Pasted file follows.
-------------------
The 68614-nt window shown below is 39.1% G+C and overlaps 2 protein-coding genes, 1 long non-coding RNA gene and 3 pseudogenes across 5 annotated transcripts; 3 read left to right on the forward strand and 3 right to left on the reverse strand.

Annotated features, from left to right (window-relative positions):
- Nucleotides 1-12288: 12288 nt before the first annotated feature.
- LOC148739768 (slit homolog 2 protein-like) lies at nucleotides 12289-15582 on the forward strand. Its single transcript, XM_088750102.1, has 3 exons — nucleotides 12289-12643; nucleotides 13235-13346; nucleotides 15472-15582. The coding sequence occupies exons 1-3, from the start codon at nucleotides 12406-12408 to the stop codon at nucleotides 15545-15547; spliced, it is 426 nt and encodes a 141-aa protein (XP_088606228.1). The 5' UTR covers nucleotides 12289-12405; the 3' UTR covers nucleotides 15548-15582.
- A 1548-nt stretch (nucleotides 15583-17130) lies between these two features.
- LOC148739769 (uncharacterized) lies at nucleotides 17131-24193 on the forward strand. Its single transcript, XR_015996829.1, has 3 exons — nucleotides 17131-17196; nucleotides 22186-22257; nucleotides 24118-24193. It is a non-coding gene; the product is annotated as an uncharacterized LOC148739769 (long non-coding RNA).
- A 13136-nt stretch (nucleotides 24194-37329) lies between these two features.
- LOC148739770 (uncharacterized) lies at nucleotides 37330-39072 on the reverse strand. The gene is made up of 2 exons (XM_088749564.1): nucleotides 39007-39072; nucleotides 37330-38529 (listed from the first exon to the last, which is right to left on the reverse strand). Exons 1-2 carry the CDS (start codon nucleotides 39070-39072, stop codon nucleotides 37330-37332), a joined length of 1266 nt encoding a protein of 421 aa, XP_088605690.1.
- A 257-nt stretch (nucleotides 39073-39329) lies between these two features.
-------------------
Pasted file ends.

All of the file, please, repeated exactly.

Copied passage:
The 68614-nt window shown below is 39.1% G+C and overlaps 2 protein-coding genes, 1 long non-coding RNA gene and 3 pseudogenes across 5 annotated transcripts; 3 read left to right on the forward strand and 3 right to left on the reverse strand.

Annotated features, from left to right (window-relative positions):
- Nucleotides 1-12288: 12288 nt before the first annotated feature.
- LOC148739768 (slit homolog 2 protein-like) lies at nucleotides 12289-15582 on the forward strand. Its single transcript, XM_088750102.1, has 3 exons — nucleotides 12289-12643; nucleotides 13235-13346; nucleotides 15472-15582. The coding sequence occupies exons 1-3, from the start codon at nucleotides 12406-12408 to the stop codon at nucleotides 15545-15547; spliced, it is 426 nt and encodes a 141-aa protein (XP_088606228.1). The 5' UTR covers nucleotides 12289-12405; the 3' UTR covers nucleotides 15548-15582.
- A 1548-nt stretch (nucleotides 15583-17130) lies between these two features.
- LOC148739769 (uncharacterized) lies at nucleotides 17131-24193 on the forward strand. Its single transcript, XR_015996829.1, has 3 exons — nucleotides 17131-17196; nucleotides 22186-22257; nucleotides 24118-24193. It is a non-coding gene; the product is annotated as an uncharacterized LOC148739769 (long non-coding RNA).
- A 13136-nt stretch (nucleotides 24194-37329) lies between these two features.
- LOC148739770 (uncharacterized) lies at nucleotides 37330-39072 on the reverse strand. The gene is made up of 2 exons (XM_088749564.1): nucleotides 39007-39072; nucleotides 37330-38529 (listed from the first exon to the last, which is right to left on the reverse strand). Exons 1-2 carry the CDS (start codon nucleotides 39070-39072, stop codon nucleotides 37330-37332), a joined length of 1266 nt encoding a protein of 421 aa, XP_088605690.1.
- A 257-nt stretch (nucleotides 39073-39329) lies between these two features.